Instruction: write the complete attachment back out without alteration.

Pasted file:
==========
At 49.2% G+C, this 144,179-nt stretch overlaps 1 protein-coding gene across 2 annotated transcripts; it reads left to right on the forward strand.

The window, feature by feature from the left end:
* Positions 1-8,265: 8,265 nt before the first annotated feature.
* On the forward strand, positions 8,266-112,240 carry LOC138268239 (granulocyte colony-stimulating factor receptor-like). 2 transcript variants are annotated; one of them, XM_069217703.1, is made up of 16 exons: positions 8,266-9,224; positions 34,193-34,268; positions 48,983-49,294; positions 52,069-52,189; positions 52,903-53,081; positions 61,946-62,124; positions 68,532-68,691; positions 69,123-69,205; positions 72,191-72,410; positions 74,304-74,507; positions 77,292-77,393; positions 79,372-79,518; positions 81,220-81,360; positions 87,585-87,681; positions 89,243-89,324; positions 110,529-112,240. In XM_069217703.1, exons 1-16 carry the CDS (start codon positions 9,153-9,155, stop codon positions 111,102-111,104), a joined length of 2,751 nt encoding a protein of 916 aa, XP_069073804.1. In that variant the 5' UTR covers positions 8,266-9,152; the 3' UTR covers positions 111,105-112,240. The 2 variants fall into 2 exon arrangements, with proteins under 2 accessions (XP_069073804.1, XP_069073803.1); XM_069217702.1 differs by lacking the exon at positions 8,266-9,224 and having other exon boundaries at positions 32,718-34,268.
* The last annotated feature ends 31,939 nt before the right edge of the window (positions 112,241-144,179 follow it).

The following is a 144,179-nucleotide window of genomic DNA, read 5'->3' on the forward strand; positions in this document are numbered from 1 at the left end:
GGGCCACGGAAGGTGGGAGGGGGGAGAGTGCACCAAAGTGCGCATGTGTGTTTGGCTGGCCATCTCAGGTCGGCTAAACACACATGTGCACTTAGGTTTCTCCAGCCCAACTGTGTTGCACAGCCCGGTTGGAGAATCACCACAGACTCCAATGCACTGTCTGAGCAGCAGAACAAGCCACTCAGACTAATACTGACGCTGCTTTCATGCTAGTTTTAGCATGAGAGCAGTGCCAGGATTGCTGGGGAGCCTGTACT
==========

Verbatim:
At 49.2% G+C, this 144,179-nt stretch overlaps 1 protein-coding gene across 2 annotated transcripts; it reads left to right on the forward strand.

The window, feature by feature from the left end:
* Positions 1-8,265: 8,265 nt before the first annotated feature.
* On the forward strand, positions 8,266-112,240 carry LOC138268239 (granulocyte colony-stimulating factor receptor-like). 2 transcript variants are annotated; one of them, XM_069217703.1, is made up of 16 exons: positions 8,266-9,224; positions 34,193-34,268; positions 48,983-49,294; positions 52,069-52,189; positions 52,903-53,081; positions 61,946-62,124; positions 68,532-68,691; positions 69,123-69,205; positions 72,191-72,410; positions 74,304-74,507; positions 77,292-77,393; positions 79,372-79,518; positions 81,220-81,360; positions 87,585-87,681; positions 89,243-89,324; positions 110,529-112,240. In XM_069217703.1, exons 1-16 carry the CDS (start codon positions 9,153-9,155, stop codon positions 111,102-111,104), a joined length of 2,751 nt encoding a protein of 916 aa, XP_069073804.1. In that variant the 5' UTR covers positions 8,266-9,152; the 3' UTR covers positions 111,105-112,240. The 2 variants fall into 2 exon arrangements, with proteins under 2 accessions (XP_069073804.1, XP_069073803.1); XM_069217702.1 differs by lacking the exon at positions 8,266-9,224 and having other exon boundaries at positions 32,718-34,268.
* The last annotated feature ends 31,939 nt before the right edge of the window (positions 112,241-144,179 follow it).

The following is a 144,179-nucleotide window of genomic DNA, read 5'->3' on the forward strand; positions in this document are numbered from 1 at the left end:
GGGCCACGGAAGGTGGGAGGGGGGAGAGTGCACCAAAGTGCGCATGTGTGTTTGGCTGGCCATCTCAGGTCGGCTAAACACACATGTGCACTTAGGTTTCTCCAGCCCAACTGTGTTGCACAGCCCGGTTGGAGAATCACCACAGACTCCAATGCACTGTCTGAGCAGCAGAACAAGCCACTCAGACTAATACTGACGCTGCTTTCATGCTAGTTTTAGCATGAGAGCAGTGCCAGGATTGCTGGGGAGCCTGTACT